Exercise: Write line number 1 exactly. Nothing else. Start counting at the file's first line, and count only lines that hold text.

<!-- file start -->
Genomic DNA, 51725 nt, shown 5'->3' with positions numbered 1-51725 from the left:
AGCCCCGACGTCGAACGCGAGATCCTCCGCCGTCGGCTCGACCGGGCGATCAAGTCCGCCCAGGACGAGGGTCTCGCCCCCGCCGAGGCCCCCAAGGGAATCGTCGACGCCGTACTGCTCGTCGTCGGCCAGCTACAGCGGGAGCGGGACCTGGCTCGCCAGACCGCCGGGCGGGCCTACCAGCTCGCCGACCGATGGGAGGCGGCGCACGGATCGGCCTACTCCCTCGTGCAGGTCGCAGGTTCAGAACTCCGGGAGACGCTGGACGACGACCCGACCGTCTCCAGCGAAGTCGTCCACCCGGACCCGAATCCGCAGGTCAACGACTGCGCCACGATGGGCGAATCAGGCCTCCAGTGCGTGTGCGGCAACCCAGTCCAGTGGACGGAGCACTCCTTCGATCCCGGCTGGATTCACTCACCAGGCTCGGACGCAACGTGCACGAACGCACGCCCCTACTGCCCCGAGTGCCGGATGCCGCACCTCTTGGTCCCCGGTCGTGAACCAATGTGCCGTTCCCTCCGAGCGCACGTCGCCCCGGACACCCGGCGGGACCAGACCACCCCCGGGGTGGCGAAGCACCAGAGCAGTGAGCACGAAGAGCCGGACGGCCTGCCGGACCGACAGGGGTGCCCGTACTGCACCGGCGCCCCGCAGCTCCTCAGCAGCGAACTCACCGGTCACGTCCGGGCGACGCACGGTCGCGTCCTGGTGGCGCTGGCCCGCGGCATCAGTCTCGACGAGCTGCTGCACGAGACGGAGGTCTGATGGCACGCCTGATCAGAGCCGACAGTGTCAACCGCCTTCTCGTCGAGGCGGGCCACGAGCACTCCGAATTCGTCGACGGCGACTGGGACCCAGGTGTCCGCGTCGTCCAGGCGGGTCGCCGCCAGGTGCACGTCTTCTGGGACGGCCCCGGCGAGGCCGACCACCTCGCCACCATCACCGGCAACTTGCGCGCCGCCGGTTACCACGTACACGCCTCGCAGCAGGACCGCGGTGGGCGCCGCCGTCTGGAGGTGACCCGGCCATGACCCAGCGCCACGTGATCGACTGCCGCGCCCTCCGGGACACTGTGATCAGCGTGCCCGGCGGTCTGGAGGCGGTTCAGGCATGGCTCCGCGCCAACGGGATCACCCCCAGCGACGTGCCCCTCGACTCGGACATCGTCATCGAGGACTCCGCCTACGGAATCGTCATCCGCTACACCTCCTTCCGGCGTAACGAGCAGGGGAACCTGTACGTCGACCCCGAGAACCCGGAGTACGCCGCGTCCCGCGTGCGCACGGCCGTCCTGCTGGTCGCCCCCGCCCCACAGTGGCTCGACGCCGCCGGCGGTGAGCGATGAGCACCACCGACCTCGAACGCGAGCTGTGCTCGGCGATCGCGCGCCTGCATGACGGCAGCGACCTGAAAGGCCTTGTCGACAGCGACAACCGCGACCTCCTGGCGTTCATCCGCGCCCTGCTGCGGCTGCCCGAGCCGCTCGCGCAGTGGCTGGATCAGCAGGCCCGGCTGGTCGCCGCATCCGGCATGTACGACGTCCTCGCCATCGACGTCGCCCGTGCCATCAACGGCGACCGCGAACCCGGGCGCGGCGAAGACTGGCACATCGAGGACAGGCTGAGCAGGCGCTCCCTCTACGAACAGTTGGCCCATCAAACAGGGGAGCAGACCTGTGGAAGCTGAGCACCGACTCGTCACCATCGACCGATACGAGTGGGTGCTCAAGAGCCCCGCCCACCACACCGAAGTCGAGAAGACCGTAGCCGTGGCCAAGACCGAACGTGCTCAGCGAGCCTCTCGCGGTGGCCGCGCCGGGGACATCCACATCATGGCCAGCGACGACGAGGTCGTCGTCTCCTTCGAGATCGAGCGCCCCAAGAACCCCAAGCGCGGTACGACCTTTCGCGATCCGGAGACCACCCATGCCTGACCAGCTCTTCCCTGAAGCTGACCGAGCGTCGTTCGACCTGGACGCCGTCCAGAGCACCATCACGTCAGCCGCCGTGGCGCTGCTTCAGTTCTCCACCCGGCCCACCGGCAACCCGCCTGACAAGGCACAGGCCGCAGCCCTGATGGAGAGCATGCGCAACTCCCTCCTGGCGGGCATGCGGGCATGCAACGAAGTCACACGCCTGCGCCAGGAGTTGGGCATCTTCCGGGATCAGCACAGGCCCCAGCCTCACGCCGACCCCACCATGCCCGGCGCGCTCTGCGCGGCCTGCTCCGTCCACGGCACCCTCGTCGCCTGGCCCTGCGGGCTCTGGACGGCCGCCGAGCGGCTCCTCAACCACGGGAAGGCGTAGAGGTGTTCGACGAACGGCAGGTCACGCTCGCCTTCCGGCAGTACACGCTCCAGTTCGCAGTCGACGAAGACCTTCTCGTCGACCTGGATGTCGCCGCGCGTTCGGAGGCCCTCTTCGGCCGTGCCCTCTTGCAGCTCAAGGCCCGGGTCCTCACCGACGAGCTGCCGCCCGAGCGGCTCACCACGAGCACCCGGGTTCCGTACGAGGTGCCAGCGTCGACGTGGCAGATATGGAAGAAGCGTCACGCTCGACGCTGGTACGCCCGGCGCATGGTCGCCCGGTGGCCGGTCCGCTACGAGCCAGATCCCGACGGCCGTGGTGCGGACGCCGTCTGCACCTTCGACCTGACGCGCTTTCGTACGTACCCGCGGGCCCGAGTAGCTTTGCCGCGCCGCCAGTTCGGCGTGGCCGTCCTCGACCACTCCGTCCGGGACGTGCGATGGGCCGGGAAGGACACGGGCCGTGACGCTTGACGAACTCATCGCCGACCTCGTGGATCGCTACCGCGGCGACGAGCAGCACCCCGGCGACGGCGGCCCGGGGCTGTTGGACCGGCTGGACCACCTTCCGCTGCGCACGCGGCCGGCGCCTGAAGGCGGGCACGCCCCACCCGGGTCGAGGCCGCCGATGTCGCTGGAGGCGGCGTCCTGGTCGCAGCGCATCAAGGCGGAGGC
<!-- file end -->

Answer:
Genomic DNA, 51725 nt, shown 5'->3' with positions numbered 1-51725 from the left: